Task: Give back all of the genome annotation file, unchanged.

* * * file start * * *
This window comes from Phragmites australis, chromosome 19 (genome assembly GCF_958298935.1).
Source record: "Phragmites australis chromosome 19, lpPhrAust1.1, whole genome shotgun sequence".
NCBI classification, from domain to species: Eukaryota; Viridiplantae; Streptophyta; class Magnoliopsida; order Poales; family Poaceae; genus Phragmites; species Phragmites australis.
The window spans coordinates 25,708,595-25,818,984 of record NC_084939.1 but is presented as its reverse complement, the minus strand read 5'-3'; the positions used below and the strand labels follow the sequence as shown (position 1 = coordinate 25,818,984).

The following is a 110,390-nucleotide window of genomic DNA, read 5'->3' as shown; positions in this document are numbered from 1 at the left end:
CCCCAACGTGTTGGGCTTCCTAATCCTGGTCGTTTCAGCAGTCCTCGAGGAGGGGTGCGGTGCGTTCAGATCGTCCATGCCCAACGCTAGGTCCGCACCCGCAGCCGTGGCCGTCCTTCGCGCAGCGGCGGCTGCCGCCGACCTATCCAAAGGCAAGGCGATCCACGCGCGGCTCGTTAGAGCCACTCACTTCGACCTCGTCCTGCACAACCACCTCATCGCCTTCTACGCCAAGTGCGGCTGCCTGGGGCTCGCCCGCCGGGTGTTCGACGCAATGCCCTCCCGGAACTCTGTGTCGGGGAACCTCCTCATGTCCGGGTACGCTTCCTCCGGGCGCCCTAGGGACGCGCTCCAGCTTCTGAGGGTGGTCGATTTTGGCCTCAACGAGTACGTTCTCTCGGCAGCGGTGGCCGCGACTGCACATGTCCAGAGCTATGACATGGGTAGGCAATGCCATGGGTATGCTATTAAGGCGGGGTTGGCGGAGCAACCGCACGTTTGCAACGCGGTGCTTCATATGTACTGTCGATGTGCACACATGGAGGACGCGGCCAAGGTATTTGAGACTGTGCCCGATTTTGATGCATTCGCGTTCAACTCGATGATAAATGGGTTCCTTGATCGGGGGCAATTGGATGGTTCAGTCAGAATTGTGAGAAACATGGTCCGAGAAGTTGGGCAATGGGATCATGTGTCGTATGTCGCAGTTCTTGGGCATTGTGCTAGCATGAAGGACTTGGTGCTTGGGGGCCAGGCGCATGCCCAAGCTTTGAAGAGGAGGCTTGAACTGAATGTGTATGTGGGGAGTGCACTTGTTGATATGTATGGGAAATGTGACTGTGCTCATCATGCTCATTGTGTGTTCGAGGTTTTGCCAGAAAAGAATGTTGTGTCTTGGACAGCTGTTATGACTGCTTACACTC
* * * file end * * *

This window comes from Phragmites australis, chromosome 19 (genome assembly GCF_958298935.1).
Source record: "Phragmites australis chromosome 19, lpPhrAust1.1, whole genome shotgun sequence".
NCBI classification, from domain to species: Eukaryota; Viridiplantae; Streptophyta; class Magnoliopsida; order Poales; family Poaceae; genus Phragmites; species Phragmites australis.
The window spans coordinates 25,708,595-25,818,984 of record NC_084939.1 but is presented as its reverse complement, the minus strand read 5'-3'; the positions used below and the strand labels follow the sequence as shown (position 1 = coordinate 25,818,984).

The following is a 110,390-nucleotide window of genomic DNA, read 5'->3' as shown; positions in this document are numbered from 1 at the left end:
CCCCAACGTGTTGGGCTTCCTAATCCTGGTCGTTTCAGCAGTCCTCGAGGAGGGGTGCGGTGCGTTCAGATCGTCCATGCCCAACGCTAGGTCCGCACCCGCAGCCGTGGCCGTCCTTCGCGCAGCGGCGGCTGCCGCCGACCTATCCAAAGGCAAGGCGATCCACGCGCGGCTCGTTAGAGCCACTCACTTCGACCTCGTCCTGCACAACCACCTCATCGCCTTCTACGCCAAGTGCGGCTGCCTGGGGCTCGCCCGCCGGGTGTTCGACGCAATGCCCTCCCGGAACTCTGTGTCGGGGAACCTCCTCATGTCCGGGTACGCTTCCTCCGGGCGCCCTAGGGACGCGCTCCAGCTTCTGAGGGTGGTCGATTTTGGCCTCAACGAGTACGTTCTCTCGGCAGCGGTGGCCGCGACTGCACATGTCCAGAGCTATGACATGGGTAGGCAATGCCATGGGTATGCTATTAAGGCGGGGTTGGCGGAGCAACCGCACGTTTGCAACGCGGTGCTTCATATGTACTGTCGATGTGCACACATGGAGGACGCGGCCAAGGTATTTGAGACTGTGCCCGATTTTGATGCATTCGCGTTCAACTCGATGATAAATGGGTTCCTTGATCGGGGGCAATTGGATGGTTCAGTCAGAATTGTGAGAAACATGGTCCGAGAAGTTGGGCAATGGGATCATGTGTCGTATGTCGCAGTTCTTGGGCATTGTGCTAGCATGAAGGACTTGGTGCTTGGGGGCCAGGCGCATGCCCAAGCTTTGAAGAGGAGGCTTGAACTGAATGTGTATGTGGGGAGTGCACTTGTTGATATGTATGGGAAATGTGACTGTGCTCATCATGCTCATTGTGTGTTCGAGGTTTTGCCAGAAAAGAATGTTGTGTCTTGGACAGCTGTTATGACTGCTTACACTC